It’s an automatic reaction after a hard week at work…

Friday comes around and after a hard week you sit on the couch and pop the cork on a bottle of wine to help you relax into your weekend.

This happens every Friday night.

Before you know it, after the end of each hard day you are rewarding yourself with a couple of glasses of wine while cooking dinner.

Within a blink of an eye, you’ve created a habit where you are harming your health and draining your engagement at work.

You know this. Actually, you can’t quite pinpoint when a weekly habit became a daily one.

Although, in your mind it doesn’t matter. You deserve it after a tough day at work.

No matter how good grapes are for you, it’s always better to eat a grape than to sip a bottle of them each night. It doesn’t matter how smooth that bottle of Pinot Noir from Margaret River is, does it?

The point is, each night drinking one or two glasses of wine means you end up drinking the whole bottle. You can’t leave the bottle half-empty, can you?

The next day guilt creeps in. The newly formed habit has now affected your blood pressure, cholesterol, energy, mood, confidence, problem-solving abilities at work and it’s so much harder to get over the issues with team conflict and managing stress…

It’s time to exchange this behaviour for a healthier one. In other words: Find another way to deal with stress at night rather than popping open another bottle!

It’s all about uncovering why you, personally, would like to leave that bottle sealed and start relieving stress in better ways.

Sure, you’ve heard the stories on the news about car crashes involving alcohol (surely it can’t relate to you… you are drinking at home and won’t be driving anywhere….). This isn’t a life-changing motivator.

In fact, you are probably thinking you don’t really have a problem. After all, the noise in the media talks about alcoholics who are violent and can’t control their consumption. You aren’t one of “them,” are you?

If you want to change your behaviour, it needs to be generated intrinsically. That means you need to really want it for you. Not because it’s what society/your partner/colleagues expect of you.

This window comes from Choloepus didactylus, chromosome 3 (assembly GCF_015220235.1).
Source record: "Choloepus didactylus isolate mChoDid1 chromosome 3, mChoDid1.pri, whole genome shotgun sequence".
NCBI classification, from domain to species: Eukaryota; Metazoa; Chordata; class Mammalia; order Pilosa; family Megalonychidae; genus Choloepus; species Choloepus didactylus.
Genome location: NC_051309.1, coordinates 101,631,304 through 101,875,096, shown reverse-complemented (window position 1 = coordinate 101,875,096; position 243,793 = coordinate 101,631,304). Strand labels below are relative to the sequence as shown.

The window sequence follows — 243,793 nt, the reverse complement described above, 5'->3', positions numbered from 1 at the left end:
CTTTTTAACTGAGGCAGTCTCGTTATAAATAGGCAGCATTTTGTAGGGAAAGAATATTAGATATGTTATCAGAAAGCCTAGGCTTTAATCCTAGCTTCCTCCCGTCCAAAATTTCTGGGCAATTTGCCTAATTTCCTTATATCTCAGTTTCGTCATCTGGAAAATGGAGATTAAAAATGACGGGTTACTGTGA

The motivation has to be life changing.

What are the things that are meaningful to you?  If you were to reduce your alcohol intake, would the following cues have real meaning for you? If there’s meaning for you then you’ll have more desire to change your habit.

  • Waking up clear and alert.
  • Feeling more energy throughout the day.
  • Having a sense of control over evening snacking. (Much easier to do when you aren’t fuelled with alcohol!)
  • Being energised from sober, restful sleep.
  • Gaining the skills to deal with stressful people and projects at work.
  • Being confident enough to have awkward conversations that will ultimately enhance your life instead of stuffing emotions with alcohol each night.
  • Finding stress-relieving activities that you enjoys (like mindfulness).
  • Being a good role model

With these methods, you are really taking the edge off – for good. Not just until next time when you sit on the couch to pop open another bottle of wine. The tools and skills mentioned above are things built into your life that can easily be used to push yourself to get beyond the evening cravings and look forward to each day.

Doing this, you’ll also grow as a person. Your health will improve. You’ll be preventing other diseases in the future. Other areas of your life will be affected too. You’ll become a better spouse, parent, friend, co-worker, employee, role model, leader, and manager

Source: Safety and Wellness Solutions,